Once the student has successfully completed the qualifying exam, she or he will begin work on the dissertation prospectus, which is due, at the latest, six months after advancement to candidacy. Preferably, however, the candidate will submit the prospectus sooner than this deadline. The following is a suggested outline for the prospectus:
2. Introduction (ca. 5 pages): Description of the project; originality; contribution to knowledge; overall contents of the dissertation, etc. This section may include the following elements:
- Statement of Purpose (approx. 1 sentence)
- Sub-problems (4-5 of them, approx. 1 sentence each)
- Significance of study (how it fits within the discipline; 3–4 pages with footnotes)
- Delimitations (boundaries of study; one paragraph)
- Basic Assumptions (approx. 1 sentence each)
- Hypothesis (trying to prove/discover what? 1 sentence)
- Definitions (a few sentences for each pertinent term or concept)
3. Literature review (ca. 8-10 pages): Description of the most important available sources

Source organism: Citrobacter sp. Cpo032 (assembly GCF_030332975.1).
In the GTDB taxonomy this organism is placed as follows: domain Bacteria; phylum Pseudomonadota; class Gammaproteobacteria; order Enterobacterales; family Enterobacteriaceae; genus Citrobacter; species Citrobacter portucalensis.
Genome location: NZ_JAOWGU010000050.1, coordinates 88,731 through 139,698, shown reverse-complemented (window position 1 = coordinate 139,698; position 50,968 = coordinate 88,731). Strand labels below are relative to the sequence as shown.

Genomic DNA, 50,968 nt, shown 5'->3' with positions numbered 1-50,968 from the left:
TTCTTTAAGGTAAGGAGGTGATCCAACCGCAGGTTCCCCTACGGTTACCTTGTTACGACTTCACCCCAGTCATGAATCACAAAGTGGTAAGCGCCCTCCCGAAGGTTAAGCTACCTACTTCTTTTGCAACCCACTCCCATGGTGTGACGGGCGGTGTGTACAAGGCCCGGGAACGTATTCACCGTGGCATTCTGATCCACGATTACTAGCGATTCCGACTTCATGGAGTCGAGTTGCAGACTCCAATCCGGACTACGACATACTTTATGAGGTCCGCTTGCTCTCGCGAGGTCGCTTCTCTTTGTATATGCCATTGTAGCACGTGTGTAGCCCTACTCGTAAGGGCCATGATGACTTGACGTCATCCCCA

4. Methodology and time line (several pages): Outline kinds of data, sources/locations of data, criteria for selection, examples of specific sources to be used [discussion of music under scrutiny], treatment of data. Describe your research plan and provide a timeline for completion.
5. Outline of chapters: Provide a tentative outline of the chapters you expect to be included in the dissertation
6. Comprehensive Bibliography
Once completed, the prospectus will be forwarded to the student's Dissertation Reading Committee for approval or revision. The reading committee will meet and decide on the acceptability of the dissertation proposal early in the quarter following submission of the proposal, so that the student will have the maximum time to devote to the dissertation project.
Once the prospectus is approved, the adviser should inform the Music Graduate Program Coordinator. The department does not need to have a copy of the prospectus on file.